addSibLeaf Add a leaf to a tree as a sibling, by specifying its parent.
addSubTree Add a subtree to a tree.
allBiRootedTrees Returns a Trees object containing all possible bi-rootings of self.
collapseNode Collapse the specified node to make a polytomy, and remove it from the tree.
ladderize Rotate nodes for a staircase effect.
lineUpLeaves Make the leaves line up, as in a cladogram.
nni Simple nearest-neighbor interchange.
pruneSubTreeWithoutParent Remove and return a node, together with everything above it.
randomSpr Do a random spr move.
randomizeTopology
reRoot Re-root the tree to the node described by the specifier.
reconnectSubTreeWithoutParent Attach subtree stNode to the rest of the tree at newParent.
removeEverythingExceptCladeAtNode Like it says.
removeNode Remove a node, together with everything above it.
removeAboveNode Remove everything above an internal node, making it a leaf, and so needing a new name.
removeRoot Removes the root if self.root is mono- or bifurcating.
renameForPhylip Rename with phylip-friendly short boring names.
restoreDupeTaxa Restore previously removed duplicate taxa from a dict file.
restoreNamesFromRenameForPhylip Given the dictionary file, restore proper names.
rotateAround Rotate a clade around a node.
spr Subtree pruning and reconnection.
stripBrLens Sets all node.br.len’s to 0.1, the default in p4.

Misc

checkDupedTaxonNames
checkSplitKeys
checkTaxNames Check that all taxNames are in the tree, and vice versa.
checkThatAllSelfNodesAreInTheTree Check that all self.nodes are actually part of the tree.
inputTreesToSuperTreeDistances Return the topology distance between input trees and pruned self.
makeSplitKeys Make long integer-valued split keys.
readBipartitionsFromPaupLogFile Assigns support to the tree, from the PAUP bipartitions table.
recalculateSplitKeysOfNodeFromChildren
setNexusSets Set self.nexusSets from var.nexusSets.
topologyDistance Compares the topology of self with tree2.
tvTopologyCompare Graphically show topology differences.
patristicDistanceMatrix Matrix of distances along tree path.
inputTreesToSuperTreeDistances Return the topology distance between input trees and pruned self.
addLeaf(attachmentNode, taxName)

Add a leaf to a tree.

The leaf is added to the branch leading from the specified node. A new node is made on that branch, so actually 2 nodes are added to the tree. The new leaf node is returned.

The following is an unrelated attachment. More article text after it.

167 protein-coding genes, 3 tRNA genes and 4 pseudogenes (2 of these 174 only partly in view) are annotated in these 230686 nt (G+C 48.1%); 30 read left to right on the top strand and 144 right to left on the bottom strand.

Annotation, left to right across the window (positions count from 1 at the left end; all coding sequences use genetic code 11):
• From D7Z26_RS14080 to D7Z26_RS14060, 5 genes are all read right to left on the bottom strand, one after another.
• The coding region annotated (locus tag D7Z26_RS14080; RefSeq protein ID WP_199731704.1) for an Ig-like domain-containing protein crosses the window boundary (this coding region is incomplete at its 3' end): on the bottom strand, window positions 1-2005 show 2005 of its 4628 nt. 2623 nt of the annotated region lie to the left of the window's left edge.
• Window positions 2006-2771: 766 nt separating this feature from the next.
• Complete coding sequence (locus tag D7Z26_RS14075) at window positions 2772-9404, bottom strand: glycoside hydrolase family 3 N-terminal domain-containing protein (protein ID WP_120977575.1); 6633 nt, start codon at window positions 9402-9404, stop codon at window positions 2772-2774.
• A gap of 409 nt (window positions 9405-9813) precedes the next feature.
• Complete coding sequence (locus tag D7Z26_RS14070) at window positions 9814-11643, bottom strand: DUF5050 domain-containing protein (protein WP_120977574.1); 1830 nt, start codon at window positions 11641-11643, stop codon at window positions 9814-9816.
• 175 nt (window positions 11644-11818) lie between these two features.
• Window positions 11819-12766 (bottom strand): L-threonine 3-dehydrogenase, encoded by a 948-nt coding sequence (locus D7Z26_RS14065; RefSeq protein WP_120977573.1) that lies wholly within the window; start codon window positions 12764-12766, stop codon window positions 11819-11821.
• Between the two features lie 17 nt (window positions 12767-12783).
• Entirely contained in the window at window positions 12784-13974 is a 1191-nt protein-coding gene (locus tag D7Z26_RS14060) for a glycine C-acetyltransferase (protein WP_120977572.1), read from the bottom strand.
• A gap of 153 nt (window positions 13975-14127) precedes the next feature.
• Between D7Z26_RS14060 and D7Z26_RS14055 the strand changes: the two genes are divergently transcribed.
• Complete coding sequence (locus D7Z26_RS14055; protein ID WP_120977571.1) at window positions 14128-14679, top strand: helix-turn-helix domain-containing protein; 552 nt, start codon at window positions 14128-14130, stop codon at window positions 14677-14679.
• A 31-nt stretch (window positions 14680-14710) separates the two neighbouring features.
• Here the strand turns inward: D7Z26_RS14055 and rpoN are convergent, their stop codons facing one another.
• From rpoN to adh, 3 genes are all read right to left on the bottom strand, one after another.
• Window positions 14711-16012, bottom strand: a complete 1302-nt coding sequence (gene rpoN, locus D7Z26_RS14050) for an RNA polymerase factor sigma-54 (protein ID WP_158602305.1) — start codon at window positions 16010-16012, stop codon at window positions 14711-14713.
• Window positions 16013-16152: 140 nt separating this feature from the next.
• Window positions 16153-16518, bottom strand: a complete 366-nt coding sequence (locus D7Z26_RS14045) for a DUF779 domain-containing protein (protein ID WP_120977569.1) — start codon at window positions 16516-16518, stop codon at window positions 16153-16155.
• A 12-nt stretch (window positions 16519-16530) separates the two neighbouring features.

addNodeBetweenNodes(specifier1, specifier2)

Add a node between 2 exisiting nodes, which should be parent-child.

The specifier can be a nodeNum, name, or node object.

Returns the new node object.

addSibLeaf(attachmentNode, taxName)

Add a leaf to a tree as a sibling, by specifying its parent.

The leaf is added so that its parent is the specified node (ie attachmentNode), adding the node as a rightmost child to that parent. The attachmentNode should not be a leaf – it must have children nodes, to which the new leaf can be added as a sibling.

The new node is returned.

addSubTree(selfNode, theSubTree, subTreeTaxNames=None)

Add a subtree to a tree.

The nodes from theSubTree are added to self.nodes, and theSubTree is deleted.

If subTreeTaxNames is provided, fine, but if not this method can find them. Providing them saves a bit of time, I assume.

allBiRootedTrees()

Returns a Trees object containing all possible bi-rootings of self.

Self should have a root node of degree > 2, but need not be fully resolved.

Self needs a taxNames.

bigXSquaredSubM(verbose=False)

Calculate the X^2_m stat

This can handle gaps and ambiguities.

Column zeros in the observed is not a problem with this stat, as we are dividing by the expected composition, and that comes from the model, which does not allow compositions with values of zero.

btv()

Big Tree Viewer. Show the tree in a gui window.

This is for looking at big trees. The viewer has 2 panels – one for an overall view of the whole tree, and one for a zoomed view, controlled by a selection rectangle on the whole tree view.

Needs Tkinter.

If you have nexus taxsets defined, you can show them.

calcLogLike(verbose=1, resetEmpiricalComps=True)

Calculate the likelihood of the tree, without optimization.

checkDupedTaxonNames()
checkSplitKeys(useOldName=False, glitch=True, verbose=True)
checkTaxNames()

Check that all taxNames are in the tree, and vice versa.

checkThatAllSelfNodesAreInTheTree(verbose=False, andRemoveThem=False)

Check that all self.nodes are actually part of the tree.

Arg andRemoveThem will remove those nodes, renumber the nodes, and reset pre- and postOrder, and return None

If andRemoveThem is not set (the default is not set) then this method returns the list of nodes that are in self.nodes but not in the tree.

collapseNode(specifier)

Collapse the specified node to make a polytomy, and remove it from the tree.

Arg specifier, as usual, can be a node, node number, or node name.

The specified node remains in self.nodes, and is returned.

compStatFromCharFreqs(verbose=False)